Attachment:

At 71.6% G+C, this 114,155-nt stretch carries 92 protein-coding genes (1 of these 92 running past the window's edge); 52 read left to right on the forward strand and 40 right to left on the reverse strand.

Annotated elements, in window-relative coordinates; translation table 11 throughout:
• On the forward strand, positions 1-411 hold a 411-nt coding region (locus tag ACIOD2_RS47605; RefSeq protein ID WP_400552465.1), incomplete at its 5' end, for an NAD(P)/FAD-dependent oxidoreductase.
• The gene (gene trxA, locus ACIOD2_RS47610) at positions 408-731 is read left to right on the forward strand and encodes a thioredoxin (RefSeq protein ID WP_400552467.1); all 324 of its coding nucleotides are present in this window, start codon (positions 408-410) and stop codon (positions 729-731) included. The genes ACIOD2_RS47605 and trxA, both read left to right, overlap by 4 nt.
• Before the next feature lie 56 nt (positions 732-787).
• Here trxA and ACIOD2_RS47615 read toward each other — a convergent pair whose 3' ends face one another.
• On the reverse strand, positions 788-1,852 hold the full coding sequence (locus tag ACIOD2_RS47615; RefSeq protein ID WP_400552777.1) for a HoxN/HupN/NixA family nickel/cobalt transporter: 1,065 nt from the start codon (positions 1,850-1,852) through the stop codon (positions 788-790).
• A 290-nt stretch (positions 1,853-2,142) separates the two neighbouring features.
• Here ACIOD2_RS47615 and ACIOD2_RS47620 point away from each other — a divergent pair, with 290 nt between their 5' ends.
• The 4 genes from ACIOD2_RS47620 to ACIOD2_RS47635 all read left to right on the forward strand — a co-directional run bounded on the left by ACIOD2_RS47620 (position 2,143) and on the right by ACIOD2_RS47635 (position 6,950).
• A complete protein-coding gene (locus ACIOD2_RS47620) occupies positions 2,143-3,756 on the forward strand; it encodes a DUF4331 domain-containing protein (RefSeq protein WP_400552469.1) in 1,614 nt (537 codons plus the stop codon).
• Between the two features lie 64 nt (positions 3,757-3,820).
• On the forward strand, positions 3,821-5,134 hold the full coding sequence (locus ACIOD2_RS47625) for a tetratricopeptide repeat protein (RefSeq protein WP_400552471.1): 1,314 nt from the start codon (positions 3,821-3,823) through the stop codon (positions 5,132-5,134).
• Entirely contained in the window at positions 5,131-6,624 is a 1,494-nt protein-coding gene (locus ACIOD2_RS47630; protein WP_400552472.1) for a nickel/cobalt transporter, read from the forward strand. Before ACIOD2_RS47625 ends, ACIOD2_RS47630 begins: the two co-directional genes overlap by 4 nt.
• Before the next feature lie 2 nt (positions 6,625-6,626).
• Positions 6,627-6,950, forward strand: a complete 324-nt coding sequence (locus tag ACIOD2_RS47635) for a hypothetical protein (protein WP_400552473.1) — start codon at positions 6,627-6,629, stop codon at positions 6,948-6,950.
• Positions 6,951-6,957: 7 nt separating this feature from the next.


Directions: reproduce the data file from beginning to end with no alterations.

At 71.6% G+C, this 114,155-nt stretch carries 92 protein-coding genes (1 of these 92 running past the window's edge); 52 read left to right on the forward strand and 40 right to left on the reverse strand.

Annotated elements, in window-relative coordinates; translation table 11 throughout:
• On the forward strand, positions 1-411 hold a 411-nt coding region (locus tag ACIOD2_RS47605; RefSeq protein ID WP_400552465.1), incomplete at its 5' end, for an NAD(P)/FAD-dependent oxidoreductase.
• The gene (gene trxA, locus ACIOD2_RS47610) at positions 408-731 is read left to right on the forward strand and encodes a thioredoxin (RefSeq protein ID WP_400552467.1); all 324 of its coding nucleotides are present in this window, start codon (positions 408-410) and stop codon (positions 729-731) included. The genes ACIOD2_RS47605 and trxA, both read left to right, overlap by 4 nt.
• Before the next feature lie 56 nt (positions 732-787).
• Here trxA and ACIOD2_RS47615 read toward each other — a convergent pair whose 3' ends face one another.
• On the reverse strand, positions 788-1,852 hold the full coding sequence (locus tag ACIOD2_RS47615; RefSeq protein ID WP_400552777.1) for a HoxN/HupN/NixA family nickel/cobalt transporter: 1,065 nt from the start codon (positions 1,850-1,852) through the stop codon (positions 788-790).
• A 290-nt stretch (positions 1,853-2,142) separates the two neighbouring features.
• Here ACIOD2_RS47615 and ACIOD2_RS47620 point away from each other — a divergent pair, with 290 nt between their 5' ends.
• The 4 genes from ACIOD2_RS47620 to ACIOD2_RS47635 all read left to right on the forward strand — a co-directional run bounded on the left by ACIOD2_RS47620 (position 2,143) and on the right by ACIOD2_RS47635 (position 6,950).
• A complete protein-coding gene (locus ACIOD2_RS47620) occupies positions 2,143-3,756 on the forward strand; it encodes a DUF4331 domain-containing protein (RefSeq protein WP_400552469.1) in 1,614 nt (537 codons plus the stop codon).
• Between the two features lie 64 nt (positions 3,757-3,820).
• On the forward strand, positions 3,821-5,134 hold the full coding sequence (locus ACIOD2_RS47625) for a tetratricopeptide repeat protein (RefSeq protein WP_400552471.1): 1,314 nt from the start codon (positions 3,821-3,823) through the stop codon (positions 5,132-5,134).
• Entirely contained in the window at positions 5,131-6,624 is a 1,494-nt protein-coding gene (locus ACIOD2_RS47630; protein WP_400552472.1) for a nickel/cobalt transporter, read from the forward strand. Before ACIOD2_RS47625 ends, ACIOD2_RS47630 begins: the two co-directional genes overlap by 4 nt.
• Before the next feature lie 2 nt (positions 6,625-6,626).
• Positions 6,627-6,950, forward strand: a complete 324-nt coding sequence (locus tag ACIOD2_RS47635) for a hypothetical protein (protein WP_400552473.1) — start codon at positions 6,627-6,629, stop codon at positions 6,948-6,950.
• Positions 6,951-6,957: 7 nt separating this feature from the next.